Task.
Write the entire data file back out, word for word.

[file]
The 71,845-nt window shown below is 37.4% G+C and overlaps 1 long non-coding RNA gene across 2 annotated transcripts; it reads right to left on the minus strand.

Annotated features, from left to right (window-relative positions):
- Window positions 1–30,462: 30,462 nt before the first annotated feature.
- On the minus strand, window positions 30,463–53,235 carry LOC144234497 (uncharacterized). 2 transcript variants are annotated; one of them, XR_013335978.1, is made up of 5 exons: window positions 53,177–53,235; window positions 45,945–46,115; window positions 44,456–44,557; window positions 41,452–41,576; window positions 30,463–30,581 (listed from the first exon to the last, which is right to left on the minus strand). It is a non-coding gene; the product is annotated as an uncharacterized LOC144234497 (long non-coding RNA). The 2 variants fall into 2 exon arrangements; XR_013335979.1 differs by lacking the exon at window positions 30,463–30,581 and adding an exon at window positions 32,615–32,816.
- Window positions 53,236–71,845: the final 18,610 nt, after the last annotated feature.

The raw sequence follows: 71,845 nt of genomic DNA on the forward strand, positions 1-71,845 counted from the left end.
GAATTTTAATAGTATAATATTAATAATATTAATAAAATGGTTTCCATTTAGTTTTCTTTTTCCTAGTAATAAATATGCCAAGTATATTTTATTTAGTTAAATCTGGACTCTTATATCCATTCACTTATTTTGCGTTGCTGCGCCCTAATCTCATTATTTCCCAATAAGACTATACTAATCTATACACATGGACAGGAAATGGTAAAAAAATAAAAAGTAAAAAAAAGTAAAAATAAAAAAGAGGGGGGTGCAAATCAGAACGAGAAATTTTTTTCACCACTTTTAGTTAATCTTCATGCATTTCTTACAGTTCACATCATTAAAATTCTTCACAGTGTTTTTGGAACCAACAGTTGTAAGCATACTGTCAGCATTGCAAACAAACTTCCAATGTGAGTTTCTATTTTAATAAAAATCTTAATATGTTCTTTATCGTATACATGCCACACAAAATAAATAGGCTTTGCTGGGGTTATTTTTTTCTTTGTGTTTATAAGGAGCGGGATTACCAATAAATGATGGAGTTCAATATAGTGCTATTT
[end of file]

The 71,845-nt window shown below is 37.4% G+C and overlaps 1 long non-coding RNA gene across 2 annotated transcripts; it reads right to left on the minus strand.

Annotated features, from left to right (window-relative positions):
- Window positions 1–30,462: 30,462 nt before the first annotated feature.
- On the minus strand, window positions 30,463–53,235 carry LOC144234497 (uncharacterized). 2 transcript variants are annotated; one of them, XR_013335978.1, is made up of 5 exons: window positions 53,177–53,235; window positions 45,945–46,115; window positions 44,456–44,557; window positions 41,452–41,576; window positions 30,463–30,581 (listed from the first exon to the last, which is right to left on the minus strand). It is a non-coding gene; the product is annotated as an uncharacterized LOC144234497 (long non-coding RNA). The 2 variants fall into 2 exon arrangements; XR_013335979.1 differs by lacking the exon at window positions 30,463–30,581 and adding an exon at window positions 32,615–32,816.
- Window positions 53,236–71,845: the final 18,610 nt, after the last annotated feature.

The raw sequence follows: 71,845 nt of genomic DNA on the forward strand, positions 1-71,845 counted from the left end.
GAATTTTAATAGTATAATATTAATAATATTAATAAAATGGTTTCCATTTAGTTTTCTTTTTCCTAGTAATAAATATGCCAAGTATATTTTATTTAGTTAAATCTGGACTCTTATATCCATTCACTTATTTTGCGTTGCTGCGCCCTAATCTCATTATTTCCCAATAAGACTATACTAATCTATACACATGGACAGGAAATGGTAAAAAAATAAAAAGTAAAAAAAAGTAAAAATAAAAAAGAGGGGGGTGCAAATCAGAACGAGAAATTTTTTTCACCACTTTTAGTTAATCTTCATGCATTTCTTACAGTTCACATCATTAAAATTCTTCACAGTGTTTTTGGAACCAACAGTTGTAAGCATACTGTCAGCATTGCAAACAAACTTCCAATGTGAGTTTCTATTTTAATAAAAATCTTAATATGTTCTTTATCGTATACATGCCACACAAAATAAATAGGCTTTGCTGGGGTTATTTTTTTCTTTGTGTTTATAAGGAGCGGGATTACCAATAAATGATGGAGTTCAATATAGTGCTATTT